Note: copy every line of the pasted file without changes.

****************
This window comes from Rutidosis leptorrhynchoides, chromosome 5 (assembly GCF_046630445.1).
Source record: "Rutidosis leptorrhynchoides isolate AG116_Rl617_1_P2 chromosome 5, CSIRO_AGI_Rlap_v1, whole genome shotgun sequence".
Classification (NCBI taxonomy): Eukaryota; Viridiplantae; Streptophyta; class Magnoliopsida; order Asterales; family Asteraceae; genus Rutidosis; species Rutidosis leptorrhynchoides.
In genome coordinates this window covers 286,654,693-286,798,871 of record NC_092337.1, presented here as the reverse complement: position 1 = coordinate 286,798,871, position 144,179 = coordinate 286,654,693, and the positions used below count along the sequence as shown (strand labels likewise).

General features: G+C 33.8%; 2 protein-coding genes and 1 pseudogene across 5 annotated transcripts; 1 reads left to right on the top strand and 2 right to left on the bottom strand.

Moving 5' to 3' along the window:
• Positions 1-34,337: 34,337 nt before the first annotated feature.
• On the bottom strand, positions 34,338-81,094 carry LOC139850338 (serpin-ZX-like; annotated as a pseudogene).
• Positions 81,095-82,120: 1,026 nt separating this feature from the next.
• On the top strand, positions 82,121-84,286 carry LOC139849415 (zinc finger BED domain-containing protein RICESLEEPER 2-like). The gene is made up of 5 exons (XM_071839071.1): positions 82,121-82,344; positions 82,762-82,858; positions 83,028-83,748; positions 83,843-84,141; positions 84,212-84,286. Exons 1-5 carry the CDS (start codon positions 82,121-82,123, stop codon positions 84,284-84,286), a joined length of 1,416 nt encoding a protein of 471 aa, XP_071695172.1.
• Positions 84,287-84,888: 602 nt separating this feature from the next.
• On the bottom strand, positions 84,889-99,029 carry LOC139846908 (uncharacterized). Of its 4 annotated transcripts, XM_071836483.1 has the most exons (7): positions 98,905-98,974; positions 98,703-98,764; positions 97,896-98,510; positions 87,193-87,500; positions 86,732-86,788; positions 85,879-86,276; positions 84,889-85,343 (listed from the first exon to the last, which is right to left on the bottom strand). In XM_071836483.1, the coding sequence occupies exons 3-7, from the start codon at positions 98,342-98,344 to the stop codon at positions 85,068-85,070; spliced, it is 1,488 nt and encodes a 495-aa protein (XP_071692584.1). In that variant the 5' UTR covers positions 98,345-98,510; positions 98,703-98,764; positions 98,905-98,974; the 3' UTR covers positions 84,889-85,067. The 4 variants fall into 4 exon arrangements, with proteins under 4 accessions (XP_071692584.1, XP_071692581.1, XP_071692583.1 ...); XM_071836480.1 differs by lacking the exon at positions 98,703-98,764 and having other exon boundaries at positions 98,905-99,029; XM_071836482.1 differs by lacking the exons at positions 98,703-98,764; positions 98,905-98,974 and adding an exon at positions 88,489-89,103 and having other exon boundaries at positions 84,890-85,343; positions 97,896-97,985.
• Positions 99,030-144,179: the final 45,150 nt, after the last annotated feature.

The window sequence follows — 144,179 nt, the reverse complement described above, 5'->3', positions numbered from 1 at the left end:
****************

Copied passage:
This window comes from Rutidosis leptorrhynchoides, chromosome 5 (assembly GCF_046630445.1).
Source record: "Rutidosis leptorrhynchoides isolate AG116_Rl617_1_P2 chromosome 5, CSIRO_AGI_Rlap_v1, whole genome shotgun sequence".
Classification (NCBI taxonomy): Eukaryota; Viridiplantae; Streptophyta; class Magnoliopsida; order Asterales; family Asteraceae; genus Rutidosis; species Rutidosis leptorrhynchoides.
In genome coordinates this window covers 286,654,693-286,798,871 of record NC_092337.1, presented here as the reverse complement: position 1 = coordinate 286,798,871, position 144,179 = coordinate 286,654,693, and the positions used below count along the sequence as shown (strand labels likewise).

General features: G+C 33.8%; 2 protein-coding genes and 1 pseudogene across 5 annotated transcripts; 1 reads left to right on the top strand and 2 right to left on the bottom strand.

Moving 5' to 3' along the window:
• Positions 1-34,337: 34,337 nt before the first annotated feature.
• On the bottom strand, positions 34,338-81,094 carry LOC139850338 (serpin-ZX-like; annotated as a pseudogene).
• Positions 81,095-82,120: 1,026 nt separating this feature from the next.
• On the top strand, positions 82,121-84,286 carry LOC139849415 (zinc finger BED domain-containing protein RICESLEEPER 2-like). The gene is made up of 5 exons (XM_071839071.1): positions 82,121-82,344; positions 82,762-82,858; positions 83,028-83,748; positions 83,843-84,141; positions 84,212-84,286. Exons 1-5 carry the CDS (start codon positions 82,121-82,123, stop codon positions 84,284-84,286), a joined length of 1,416 nt encoding a protein of 471 aa, XP_071695172.1.
• Positions 84,287-84,888: 602 nt separating this feature from the next.
• On the bottom strand, positions 84,889-99,029 carry LOC139846908 (uncharacterized). Of its 4 annotated transcripts, XM_071836483.1 has the most exons (7): positions 98,905-98,974; positions 98,703-98,764; positions 97,896-98,510; positions 87,193-87,500; positions 86,732-86,788; positions 85,879-86,276; positions 84,889-85,343 (listed from the first exon to the last, which is right to left on the bottom strand). In XM_071836483.1, the coding sequence occupies exons 3-7, from the start codon at positions 98,342-98,344 to the stop codon at positions 85,068-85,070; spliced, it is 1,488 nt and encodes a 495-aa protein (XP_071692584.1). In that variant the 5' UTR covers positions 98,345-98,510; positions 98,703-98,764; positions 98,905-98,974; the 3' UTR covers positions 84,889-85,067. The 4 variants fall into 4 exon arrangements, with proteins under 4 accessions (XP_071692584.1, XP_071692581.1, XP_071692583.1 ...); XM_071836480.1 differs by lacking the exon at positions 98,703-98,764 and having other exon boundaries at positions 98,905-99,029; XM_071836482.1 differs by lacking the exons at positions 98,703-98,764; positions 98,905-98,974 and adding an exon at positions 88,489-89,103 and having other exon boundaries at positions 84,890-85,343; positions 97,896-97,985.
• Positions 99,030-144,179: the final 45,150 nt, after the last annotated feature.

The window sequence follows — 144,179 nt, the reverse complement described above, 5'->3', positions numbered from 1 at the left end: